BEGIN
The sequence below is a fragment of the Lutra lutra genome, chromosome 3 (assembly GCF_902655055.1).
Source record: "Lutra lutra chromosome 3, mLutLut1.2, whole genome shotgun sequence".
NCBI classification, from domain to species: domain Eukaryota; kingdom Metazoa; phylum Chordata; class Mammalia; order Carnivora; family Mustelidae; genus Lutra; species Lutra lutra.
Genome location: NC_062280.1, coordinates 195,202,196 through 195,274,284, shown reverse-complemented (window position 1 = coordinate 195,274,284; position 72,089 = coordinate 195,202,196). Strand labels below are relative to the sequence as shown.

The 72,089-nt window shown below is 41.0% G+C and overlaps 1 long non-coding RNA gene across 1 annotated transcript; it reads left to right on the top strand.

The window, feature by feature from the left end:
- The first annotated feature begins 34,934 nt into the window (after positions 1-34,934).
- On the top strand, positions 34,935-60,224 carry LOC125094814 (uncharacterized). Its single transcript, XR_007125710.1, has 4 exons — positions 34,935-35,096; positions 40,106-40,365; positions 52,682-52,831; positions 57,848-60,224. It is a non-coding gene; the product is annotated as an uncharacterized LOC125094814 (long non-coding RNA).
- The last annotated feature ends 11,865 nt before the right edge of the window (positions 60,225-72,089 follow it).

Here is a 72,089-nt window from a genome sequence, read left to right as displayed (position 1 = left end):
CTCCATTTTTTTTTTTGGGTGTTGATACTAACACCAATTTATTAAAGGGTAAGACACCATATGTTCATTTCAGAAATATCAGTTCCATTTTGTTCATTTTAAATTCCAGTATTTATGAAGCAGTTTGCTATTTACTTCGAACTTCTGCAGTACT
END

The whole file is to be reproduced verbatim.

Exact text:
The sequence below is a fragment of the Lutra lutra genome, chromosome 3 (assembly GCF_902655055.1).
Source record: "Lutra lutra chromosome 3, mLutLut1.2, whole genome shotgun sequence".
NCBI classification, from domain to species: domain Eukaryota; kingdom Metazoa; phylum Chordata; class Mammalia; order Carnivora; family Mustelidae; genus Lutra; species Lutra lutra.
Genome location: NC_062280.1, coordinates 195,202,196 through 195,274,284, shown reverse-complemented (window position 1 = coordinate 195,274,284; position 72,089 = coordinate 195,202,196). Strand labels below are relative to the sequence as shown.

The 72,089-nt window shown below is 41.0% G+C and overlaps 1 long non-coding RNA gene across 1 annotated transcript; it reads left to right on the top strand.

The window, feature by feature from the left end:
- The first annotated feature begins 34,934 nt into the window (after positions 1-34,934).
- On the top strand, positions 34,935-60,224 carry LOC125094814 (uncharacterized). Its single transcript, XR_007125710.1, has 4 exons — positions 34,935-35,096; positions 40,106-40,365; positions 52,682-52,831; positions 57,848-60,224. It is a non-coding gene; the product is annotated as an uncharacterized LOC125094814 (long non-coding RNA).
- The last annotated feature ends 11,865 nt before the right edge of the window (positions 60,225-72,089 follow it).

Here is a 72,089-nt window from a genome sequence, read left to right as displayed (position 1 = left end):
CTCCATTTTTTTTTTTGGGTGTTGATACTAACACCAATTTATTAAAGGGTAAGACACCATATGTTCATTTCAGAAATATCAGTTCCATTTTGTTCATTTTAAATTCCAGTATTTATGAAGCAGTTTGCTATTTACTTCGAACTTCTGCAGTACT